## Find X[i] = i In An Array

### July 26, 2013

One solution uses linear search through the array:

`(define (f x)`

(let loop ((i 0))

(cond ((= i (vector-length x)) -1) ; not present

((= i (vector-ref x i)) i) ; found solution

(else (loop (+ i 1)))))) ; try next element

If you gave that answer, you probably wouldn’t make it to the next round of interviews. A better solution uses binary search, so it takes O(log *n*) instead of the O(*n*) of the linear search:

`(define (f x)`

(let loop ((lo 0) (hi (- (vector-length x) 1)))

(if (< hi lo) -1 ; not present

(let ((mid (quotient (+ lo hi) 2)))

(cond ((< (vector-ref x mid) mid)

(loop (+ mid 1) hi))

((< mid (vector-ref x mid))

(loop lo (- mid 1)))

(else mid)))))) ; found solution

This function will find *an* answer if multiple elements of the array all equal their indices, but not *all* answers; it will also work in the face of duplicate array elements. However, it will not work if the array elements are not sorted into ascending order; in that case, the only solution is linear search.

You can run the program at http://programmingpraxis.codepad.org/cqxBWBKj.

Pages: 1 2

In Python.

Java:

public static int findIndexMatchingValue(int[] x) {

int i = 0;

while(x[i] != i) {

if(x[i] > i) {

return -1;

} else if(x[i] < i) {

i++;

}

}

return i;

}

Also Java, using binary search:

This is solved trivially with a dichotomy indeed. But why would you have to copy-and-paste it again? Nobody teaches that copy-and-paste coding is bad?

cl-user> (let ((v (vector -3 0 1 3 5 7)))

(com.informatimago.common-lisp.cesarum.utility:dichotomy

(lambda (index)

(cond ((= index (aref v index)) 0)

((< index (aref v index)) -1)

(t +1)))

0 (1- (length v))))

t ; found

3 ; index

0 ; order (in case not found)

cl-user>

Python:

def findI(array, start, end):

if(start >= end):

if(array[start] == start and start==end):

print (array[start])

return

i = (start+end)//2;

y = array[i];

if(y>i):

findI(array, start, i-1)

elif(y==i):

findI(array, start, i-1)

print (i)

findI(array, i+1, end)

elif(y<i):

findI(array, i+1, end)

Python Binary Search

i am a lazy candidate

print map { $_ if ($_==$i++) } qw(-3 0 1 3 5 7);

[/sourcode]

Well, not too hard in Scheme:

(“array” modeled by list)

(define (pos= arry-ls)

(let lp ((ls arry-ls) (n 0))

(if (null? ls)

#f

(if (= n (car ls))

n

(lp (cdr ls) (+ n 1))))))

Running a test…

(define arry ‘(-2 0 5 3 9 1)) ;; list elem at index 3 equals 3

(pos= arry) => 3

(define arry ‘(-3 0 1 1 6 7)) ;; no list elem equals its index

(pos= arry) => #f

The posted scheme solution doesn’t work if the array has duplicates (as stated in the solution): try -1 2 3 4 5 5 8.

The problem states that the array doesn’t have duplicates.

If the array has duplicates, my answer in python wouldn’t work either.

(define [find ary left right]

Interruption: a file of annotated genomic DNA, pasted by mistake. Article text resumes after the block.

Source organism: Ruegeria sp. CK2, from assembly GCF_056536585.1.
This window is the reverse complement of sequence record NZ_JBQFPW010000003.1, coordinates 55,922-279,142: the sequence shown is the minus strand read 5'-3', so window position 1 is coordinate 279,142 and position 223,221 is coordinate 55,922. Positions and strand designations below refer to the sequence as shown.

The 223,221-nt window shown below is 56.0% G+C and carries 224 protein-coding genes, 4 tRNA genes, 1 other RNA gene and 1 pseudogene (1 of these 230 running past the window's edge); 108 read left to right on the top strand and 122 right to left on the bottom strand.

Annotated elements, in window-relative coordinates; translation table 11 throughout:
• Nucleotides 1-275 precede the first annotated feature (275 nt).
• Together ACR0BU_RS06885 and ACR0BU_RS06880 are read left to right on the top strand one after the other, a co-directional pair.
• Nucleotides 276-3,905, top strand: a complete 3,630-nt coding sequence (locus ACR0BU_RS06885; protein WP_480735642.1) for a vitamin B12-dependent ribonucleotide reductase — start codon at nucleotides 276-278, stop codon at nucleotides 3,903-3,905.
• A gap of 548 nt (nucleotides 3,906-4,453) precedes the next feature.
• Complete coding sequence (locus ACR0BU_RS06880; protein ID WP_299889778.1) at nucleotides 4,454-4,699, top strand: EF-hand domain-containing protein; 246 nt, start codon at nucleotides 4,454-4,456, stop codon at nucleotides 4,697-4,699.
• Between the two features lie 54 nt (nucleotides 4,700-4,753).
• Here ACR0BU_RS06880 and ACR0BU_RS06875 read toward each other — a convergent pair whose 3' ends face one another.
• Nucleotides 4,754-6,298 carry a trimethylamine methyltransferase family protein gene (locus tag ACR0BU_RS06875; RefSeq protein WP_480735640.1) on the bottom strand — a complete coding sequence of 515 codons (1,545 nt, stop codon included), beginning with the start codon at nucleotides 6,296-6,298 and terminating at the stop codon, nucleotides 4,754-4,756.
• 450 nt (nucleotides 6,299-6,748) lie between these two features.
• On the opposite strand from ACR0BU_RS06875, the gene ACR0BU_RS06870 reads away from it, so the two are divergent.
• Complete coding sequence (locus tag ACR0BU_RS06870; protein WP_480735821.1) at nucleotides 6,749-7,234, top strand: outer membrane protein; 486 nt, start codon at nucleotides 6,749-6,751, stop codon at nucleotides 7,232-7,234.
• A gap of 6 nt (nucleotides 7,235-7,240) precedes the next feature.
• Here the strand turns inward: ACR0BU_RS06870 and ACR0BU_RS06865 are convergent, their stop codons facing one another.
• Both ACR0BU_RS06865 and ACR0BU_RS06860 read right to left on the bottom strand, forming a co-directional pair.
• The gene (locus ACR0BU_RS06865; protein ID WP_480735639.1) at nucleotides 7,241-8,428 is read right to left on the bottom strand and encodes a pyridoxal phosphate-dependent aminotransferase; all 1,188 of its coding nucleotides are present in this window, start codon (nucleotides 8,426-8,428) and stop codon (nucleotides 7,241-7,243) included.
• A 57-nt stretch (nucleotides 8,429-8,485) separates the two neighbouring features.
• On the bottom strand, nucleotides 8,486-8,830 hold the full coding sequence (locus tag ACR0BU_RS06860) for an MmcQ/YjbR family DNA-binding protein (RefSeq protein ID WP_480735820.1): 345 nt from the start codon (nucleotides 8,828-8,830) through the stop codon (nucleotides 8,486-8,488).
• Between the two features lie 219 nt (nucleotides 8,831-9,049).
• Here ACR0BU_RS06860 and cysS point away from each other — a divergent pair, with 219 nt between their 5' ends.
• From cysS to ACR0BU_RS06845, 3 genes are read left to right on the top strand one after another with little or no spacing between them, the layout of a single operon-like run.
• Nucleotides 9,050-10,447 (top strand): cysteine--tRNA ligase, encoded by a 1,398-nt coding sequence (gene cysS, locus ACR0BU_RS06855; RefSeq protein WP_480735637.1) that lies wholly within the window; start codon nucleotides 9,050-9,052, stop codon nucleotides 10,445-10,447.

(if [= (vector-ref ary left) left]

left

(if [>= left right]

-1

(let* ([mid (quotient (+ left right) 2)]

[val (vector-ref ary mid)])

(if [< val mid]

(find ary (+ mid 1) right)

(find ary left mid))))))

Scala,

def find(x : List[Int]) : String = x.zipWithIndex filter (e => e._1 == e._2) map {_._1} mkString(“,”) match {

case “” => “-1”

case str => str

}

find(-3 :: 0 :: 1 :: 3 :: 5 :: 7 :: Nil) // 3

find(-3 :: 0 :: 1 :: 5 :: 5 :: 7 :: Nil) // -1

find(-3 :: 2 :: 2 :: 3 :: 6 :: 5 :: Nil) // 2,3,5

OCaml solution:

let find_i arr =

let rec f low length =

if length – low = 0 then None

else

let mid = (length + low) / 2 in

if arr.(mid) = mid then Some(mid)

else if arr.(mid) > mid then f low mid

else f mid length

in f 0 (Array.length arr)

A bit late to the party, but I’ve been meaning to learn more R and have been

intrigued by array languages like J for a little while know. I’ll write up a

post on my new blog explaining these answers soon, but here are my submissions.

First, in R:

And in J:

Though one of these is utterly incomprehensible and the other only mildly so,

they work in the same way.

Python

array = [ -3 , 0 , 1 , 3 , 5 , 7 ]

count = 0

for integer in array : if array[count] == integer and count == integer: print integer else : count = count + 1

Ruby solution:

array = (0..100).to_a.shuffle

result = array.select { |n| n == array[n] }

This is from my friend also in Python

In php

$a =array(-3,0,2,3,5,7);

for($i=0;$i<count($a);$i++)

{

if($a[$i]==$i)

{

echo $a[$i];

}

}

c solution—>

#include

#include

void main()

{

int arr[20],a,result=-1;

printf(“enter the no of element”);

scanf(“%d”,&a);

printf(“enter the numbers”);

for(int i=0;i<a;i++)

scanf("%d",&arr[i]);

for(i=0;i<a;i++)

{

if(arr[i]==i)

{

result=i;

break;

}

}

if(result!=-1)

printf("result is %d",result);

else

printf("no match found");

getch();

}

(defun bisearch-fixed-point (arr)

(defun bisearch-iter (index)

(cond ((= index (aref arr index)) index)

((< index (aref arr index)) (bisearch-iter (/ index 2)))

(t (bisearch-iter (+ index (/ index 2))))))

(bisearch-iter (/ (length arr) 2)))

;; (bisearch-fixed-point [-3 0 1 3 5 7])

;; 3

;; (bisearch-fixed-point [-3 0 1 2 4 7 9])

;; 4